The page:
After years of trying, one man thinks he will finally find a bird long thought to be extinct.June 01, 2017
by Sarah Laskow
by Sarah Laskow
More than a century ago, in the wetlands around Kolkata, India, there lived a shy type of duck with a bright pink head. It was named, appropriately, the pink-headed duck. The males of the species had rosy pink bills and pink plumage covering their heads and necks. Some of them had light, blush-colored feathers; others were as bright as Pepto-Bismol. They were never particularly common, but hunters spotted them and on occasion bagged them while hunting bigger game. One of the last times anyone saw a pink-headed duck in the wild, it was in the mouth of a hunting dog, who delivered its carcass to Charles M. Inglis, curator of the Darjeeling museum, outside the Indian city of Darbhanga in June 1935.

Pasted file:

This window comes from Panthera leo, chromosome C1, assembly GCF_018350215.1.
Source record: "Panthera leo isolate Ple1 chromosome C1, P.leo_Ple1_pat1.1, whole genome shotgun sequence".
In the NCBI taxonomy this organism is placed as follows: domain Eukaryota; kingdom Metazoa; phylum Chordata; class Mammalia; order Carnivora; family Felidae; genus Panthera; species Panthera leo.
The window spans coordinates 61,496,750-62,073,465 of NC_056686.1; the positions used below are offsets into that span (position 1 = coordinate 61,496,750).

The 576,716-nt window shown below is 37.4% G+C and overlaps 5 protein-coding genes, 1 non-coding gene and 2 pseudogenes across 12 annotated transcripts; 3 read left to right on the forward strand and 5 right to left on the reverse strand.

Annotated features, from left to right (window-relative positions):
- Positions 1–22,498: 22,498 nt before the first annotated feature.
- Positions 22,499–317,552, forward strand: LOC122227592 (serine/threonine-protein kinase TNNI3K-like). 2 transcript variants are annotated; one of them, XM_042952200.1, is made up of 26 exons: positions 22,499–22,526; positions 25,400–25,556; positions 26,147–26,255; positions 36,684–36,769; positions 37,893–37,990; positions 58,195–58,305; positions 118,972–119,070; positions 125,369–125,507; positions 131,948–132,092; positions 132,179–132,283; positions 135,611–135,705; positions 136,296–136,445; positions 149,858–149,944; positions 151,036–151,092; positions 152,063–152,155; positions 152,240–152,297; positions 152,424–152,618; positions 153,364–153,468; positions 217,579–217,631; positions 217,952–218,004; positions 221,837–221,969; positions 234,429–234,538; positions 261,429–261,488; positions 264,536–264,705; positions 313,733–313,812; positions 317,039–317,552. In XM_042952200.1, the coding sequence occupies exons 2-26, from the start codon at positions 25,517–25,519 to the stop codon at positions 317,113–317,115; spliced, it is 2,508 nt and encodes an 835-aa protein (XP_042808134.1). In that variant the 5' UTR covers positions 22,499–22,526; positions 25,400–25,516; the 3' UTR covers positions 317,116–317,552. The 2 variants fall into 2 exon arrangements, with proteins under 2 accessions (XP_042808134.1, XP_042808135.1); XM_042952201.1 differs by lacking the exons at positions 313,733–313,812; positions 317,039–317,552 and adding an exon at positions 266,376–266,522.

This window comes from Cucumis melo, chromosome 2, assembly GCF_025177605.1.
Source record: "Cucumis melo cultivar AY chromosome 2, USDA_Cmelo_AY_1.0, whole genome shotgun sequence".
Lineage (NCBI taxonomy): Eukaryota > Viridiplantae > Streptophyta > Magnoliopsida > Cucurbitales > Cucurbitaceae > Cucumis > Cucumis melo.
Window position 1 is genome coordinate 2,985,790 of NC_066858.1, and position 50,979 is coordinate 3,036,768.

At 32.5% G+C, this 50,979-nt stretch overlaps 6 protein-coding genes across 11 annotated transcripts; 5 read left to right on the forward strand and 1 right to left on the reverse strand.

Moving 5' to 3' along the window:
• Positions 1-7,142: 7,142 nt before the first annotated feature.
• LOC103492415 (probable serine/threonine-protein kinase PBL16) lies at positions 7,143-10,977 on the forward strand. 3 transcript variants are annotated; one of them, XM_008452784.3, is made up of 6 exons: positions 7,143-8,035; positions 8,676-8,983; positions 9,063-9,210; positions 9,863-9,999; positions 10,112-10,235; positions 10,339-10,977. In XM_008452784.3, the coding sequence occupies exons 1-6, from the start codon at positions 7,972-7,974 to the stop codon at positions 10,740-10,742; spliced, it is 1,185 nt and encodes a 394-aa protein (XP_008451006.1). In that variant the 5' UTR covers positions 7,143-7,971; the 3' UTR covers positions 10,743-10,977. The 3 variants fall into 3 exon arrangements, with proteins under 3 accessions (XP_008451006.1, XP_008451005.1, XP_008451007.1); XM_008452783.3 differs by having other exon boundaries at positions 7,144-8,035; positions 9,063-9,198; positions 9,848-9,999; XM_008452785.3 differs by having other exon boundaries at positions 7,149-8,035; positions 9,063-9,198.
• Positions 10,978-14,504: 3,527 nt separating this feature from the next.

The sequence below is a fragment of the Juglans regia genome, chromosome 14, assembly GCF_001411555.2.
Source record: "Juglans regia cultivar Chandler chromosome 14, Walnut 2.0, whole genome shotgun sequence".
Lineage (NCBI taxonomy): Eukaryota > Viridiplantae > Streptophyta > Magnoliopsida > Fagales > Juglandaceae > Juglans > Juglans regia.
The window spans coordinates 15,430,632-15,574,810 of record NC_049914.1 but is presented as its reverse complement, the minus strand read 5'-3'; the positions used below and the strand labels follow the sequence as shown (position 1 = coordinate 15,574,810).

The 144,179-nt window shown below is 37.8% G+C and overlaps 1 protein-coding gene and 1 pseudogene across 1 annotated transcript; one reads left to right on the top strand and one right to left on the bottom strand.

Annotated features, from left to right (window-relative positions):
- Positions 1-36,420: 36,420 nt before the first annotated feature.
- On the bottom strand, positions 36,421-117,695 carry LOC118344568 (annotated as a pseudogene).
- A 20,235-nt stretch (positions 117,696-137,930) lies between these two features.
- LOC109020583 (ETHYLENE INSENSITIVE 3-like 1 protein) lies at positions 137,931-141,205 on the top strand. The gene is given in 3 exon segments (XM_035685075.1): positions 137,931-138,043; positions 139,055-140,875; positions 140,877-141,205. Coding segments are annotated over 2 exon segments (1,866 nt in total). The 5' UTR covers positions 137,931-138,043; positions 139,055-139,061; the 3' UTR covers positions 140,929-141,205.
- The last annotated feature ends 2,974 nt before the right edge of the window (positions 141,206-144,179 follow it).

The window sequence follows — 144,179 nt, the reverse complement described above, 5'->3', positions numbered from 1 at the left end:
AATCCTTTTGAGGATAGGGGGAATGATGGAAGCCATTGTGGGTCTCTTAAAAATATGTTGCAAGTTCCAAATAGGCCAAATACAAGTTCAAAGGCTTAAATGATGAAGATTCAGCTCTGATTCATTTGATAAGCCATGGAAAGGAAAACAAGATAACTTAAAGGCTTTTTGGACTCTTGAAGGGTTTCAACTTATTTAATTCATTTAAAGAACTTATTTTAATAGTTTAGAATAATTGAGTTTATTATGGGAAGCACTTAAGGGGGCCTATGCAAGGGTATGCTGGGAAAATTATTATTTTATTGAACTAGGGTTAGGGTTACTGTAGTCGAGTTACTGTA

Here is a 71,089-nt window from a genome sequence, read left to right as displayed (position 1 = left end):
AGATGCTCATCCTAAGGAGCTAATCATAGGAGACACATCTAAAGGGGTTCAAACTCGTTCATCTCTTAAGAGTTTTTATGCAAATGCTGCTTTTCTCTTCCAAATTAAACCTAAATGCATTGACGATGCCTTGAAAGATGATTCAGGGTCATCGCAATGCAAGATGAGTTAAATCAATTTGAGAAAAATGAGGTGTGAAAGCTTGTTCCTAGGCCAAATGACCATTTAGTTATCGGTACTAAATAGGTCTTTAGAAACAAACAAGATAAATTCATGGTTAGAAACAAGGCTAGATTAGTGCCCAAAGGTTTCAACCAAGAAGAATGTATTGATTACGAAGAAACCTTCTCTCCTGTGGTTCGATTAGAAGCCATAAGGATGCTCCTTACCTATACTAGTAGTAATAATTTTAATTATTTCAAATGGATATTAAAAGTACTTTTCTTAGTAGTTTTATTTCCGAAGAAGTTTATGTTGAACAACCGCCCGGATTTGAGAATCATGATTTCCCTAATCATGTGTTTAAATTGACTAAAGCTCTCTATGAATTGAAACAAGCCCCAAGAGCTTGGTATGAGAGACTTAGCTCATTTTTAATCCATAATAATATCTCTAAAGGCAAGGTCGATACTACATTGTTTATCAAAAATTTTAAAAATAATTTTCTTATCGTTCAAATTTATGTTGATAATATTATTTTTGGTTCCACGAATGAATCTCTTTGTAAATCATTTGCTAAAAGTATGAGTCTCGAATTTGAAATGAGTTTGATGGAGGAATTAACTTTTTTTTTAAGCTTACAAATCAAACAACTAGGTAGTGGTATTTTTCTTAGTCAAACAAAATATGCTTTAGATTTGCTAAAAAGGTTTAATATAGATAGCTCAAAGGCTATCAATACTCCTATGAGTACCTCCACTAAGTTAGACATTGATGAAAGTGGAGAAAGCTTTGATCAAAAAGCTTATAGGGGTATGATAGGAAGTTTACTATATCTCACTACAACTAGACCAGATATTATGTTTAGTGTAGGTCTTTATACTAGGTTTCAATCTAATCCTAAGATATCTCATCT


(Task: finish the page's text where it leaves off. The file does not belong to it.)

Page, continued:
Officially, the pink-headed duck is listed as critically endangered. The last confirmed sighting in the wild was in 1949. Though there have been reports of pink-headed ducks here and there in the decades since, many people now believe the birds are not just rare and shy, but extinct.
Richard Thorns is not among them. For years now, he has been searching for the pink-headed duck, and, since 2009, he has traveled six times to Myanmar, where he believes a flock of about 50 birds might live. Thorns, an enthusiastic, 53-year-old Englishman whose look can range from scholarly nerd to rugged adventurer, first learned about the pink-headed duck around 1997, from a library book on vanishing birds. At the time, he was working as a shop assistant. As he read about these stunning, rare birds, and the elephant grasses and lotus flowers that they lived among, he had a realization. “I didn’t want to be a shop assistant anymore,” he says. “I decided to look for the pink-headed duck. So I did, and I’ve been after it ever since.”